cover_story2 (2007-14)

Giving the World’s Fair its Media Due

A journalist’s recollections of

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Giving the World’s Fair its Media Due

by Barry Henderson

Covering the 1982 World's Fair was a task the Knoxville media weren't up to in the run-up to the international extravaganza, originally billed as Energy Expo '82.

The Fair, hammered into existence by a cabal of politicos, mostly local and mostly Democrats, engendered a tornado of controversy from the outset of its planning in the late 1970s. Mayor Kyle Testerman, a Republican, was among the first to propose it, and he still claims it was mainly his baby, but it was Dems who ran with it.

The Knoxville newspapers covered the arguments for and against such an ambitious enterprise pretty superficially. There was Joe Dodd, the UT political science professor, leading the citizen opposition to the exposition on fiscal grounds, and there was Cas Walker, the aging Knoxville power broker and opponent of practically everything, who was declaring in the days before the grand opening that the city would get a black eye from ripping off the visiting public with exorbitant prices and too little to show for its organizing efforts.

The Knoxville Journal , then the growing morning daily that was to come under the Gannett aegis before the Fair started, had put a tough, recalcitrant reporter named Ernie Beasley on the pre-Fair beat. Beasley milked the opposition while quoting the Knoxville backers, led by banker Jake Butcher and Mayor Randy Tyree, but it was like the same song and dance, repeated over and over. Tyree eventually convinced the City Council to approve the deal, and it went forward.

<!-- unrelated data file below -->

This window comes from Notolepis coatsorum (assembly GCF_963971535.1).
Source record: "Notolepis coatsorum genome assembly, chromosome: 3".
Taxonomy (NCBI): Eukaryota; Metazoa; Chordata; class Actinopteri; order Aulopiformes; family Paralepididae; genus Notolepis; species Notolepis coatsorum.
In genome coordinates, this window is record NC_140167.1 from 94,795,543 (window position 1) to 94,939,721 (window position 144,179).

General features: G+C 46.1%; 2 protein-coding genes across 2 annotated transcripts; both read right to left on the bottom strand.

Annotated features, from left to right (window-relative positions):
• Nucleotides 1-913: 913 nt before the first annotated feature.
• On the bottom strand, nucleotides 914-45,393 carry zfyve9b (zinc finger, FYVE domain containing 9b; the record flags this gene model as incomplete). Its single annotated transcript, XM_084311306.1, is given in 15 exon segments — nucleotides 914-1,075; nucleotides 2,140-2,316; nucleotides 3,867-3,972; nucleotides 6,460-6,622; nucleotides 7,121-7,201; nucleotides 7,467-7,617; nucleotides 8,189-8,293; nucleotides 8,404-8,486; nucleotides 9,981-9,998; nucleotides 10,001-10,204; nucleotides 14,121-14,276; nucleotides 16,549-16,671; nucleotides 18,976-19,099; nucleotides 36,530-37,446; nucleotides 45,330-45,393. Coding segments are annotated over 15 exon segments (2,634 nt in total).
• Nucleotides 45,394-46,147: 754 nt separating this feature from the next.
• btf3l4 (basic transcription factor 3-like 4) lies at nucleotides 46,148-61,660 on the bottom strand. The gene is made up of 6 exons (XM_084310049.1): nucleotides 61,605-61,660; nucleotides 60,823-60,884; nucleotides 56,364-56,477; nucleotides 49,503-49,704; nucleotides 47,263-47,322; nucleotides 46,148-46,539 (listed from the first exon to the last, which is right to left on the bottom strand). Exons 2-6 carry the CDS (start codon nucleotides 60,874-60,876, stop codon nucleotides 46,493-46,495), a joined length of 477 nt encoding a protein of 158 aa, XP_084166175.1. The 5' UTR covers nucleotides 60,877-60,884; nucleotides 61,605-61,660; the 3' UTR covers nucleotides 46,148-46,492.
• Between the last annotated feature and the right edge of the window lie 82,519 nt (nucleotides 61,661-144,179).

Butcher, who had run twice for governor on the Democratic ticket, enlisted the backing of the late Atlanta banker and financier Burt Lance, who had the ear of President Carter, and federal participation in the Fair and some of its financing were assured. Lance's own dealings were scorched by scandal before the Fair opened.

A News Sentinel reporter of the day was convinced, he said, that the clearing of the Lower Second Creek Valley for the Fair site would result in a sort of glorified Tennessee Valley Fair, with Gooding's Million-Dollar Midway, a few exhibits and freakshows, and the "World's Fair" as he envisioned it would end up an embarrassment.

It didn't work out that way, but there were hitches in the plans as its development progressed. The Journal , which eventually supported the Fair idea, worried in print about cost overruns, and financial shortfalls, which resulted in the sale to mostly East Tennesseans of season passes to the half-year-long Fair. Tens of thousands of people kicked in $60 apiece for the passes to bail it out. Then, there was an 11th-hour miscue in Fair management. Just two weeks before the Fair was to open the management team proposed in public that Fair ticket prices might have to be increased from the published $9.95 per day, and that the season passes might not be honored on busy days when the Fair site was filled with out-of-towners.

A Journal editorial reviled that thought, and it was discarded forthwith, but the Fair opened with a bittersweet taste in journalists' mouths from the slight the Fair management had accorded the strong area support. The newspapers had staffed up to meet the demands of day-to-day coverage, with talented interns taken on by the Journal in unprecedented numbers and fulltime reporters and photographers hired specifically for the period of the Fair.

The Journal devoted a special issue to opening day, Saturday, May 1, 1982, and the front page banner read, "Welcome World--The Scruffy Little City Did It," referring to the "scruffy little river city" title a Wall Street Journal story had bestowed on Knoxville in a story about the Fair's preparations.

I remember being sent down to the site to gather my impressions of the Fair's weekend opening for Monday publication.

It was a sobering experience, even though the official opening began with a "champagne reveille" at the U.S. Pavilion and the spacious elaborate pressroom offered free beer to "working" journalists. The Fair site itself was mightily impressive, with 22 nations represented.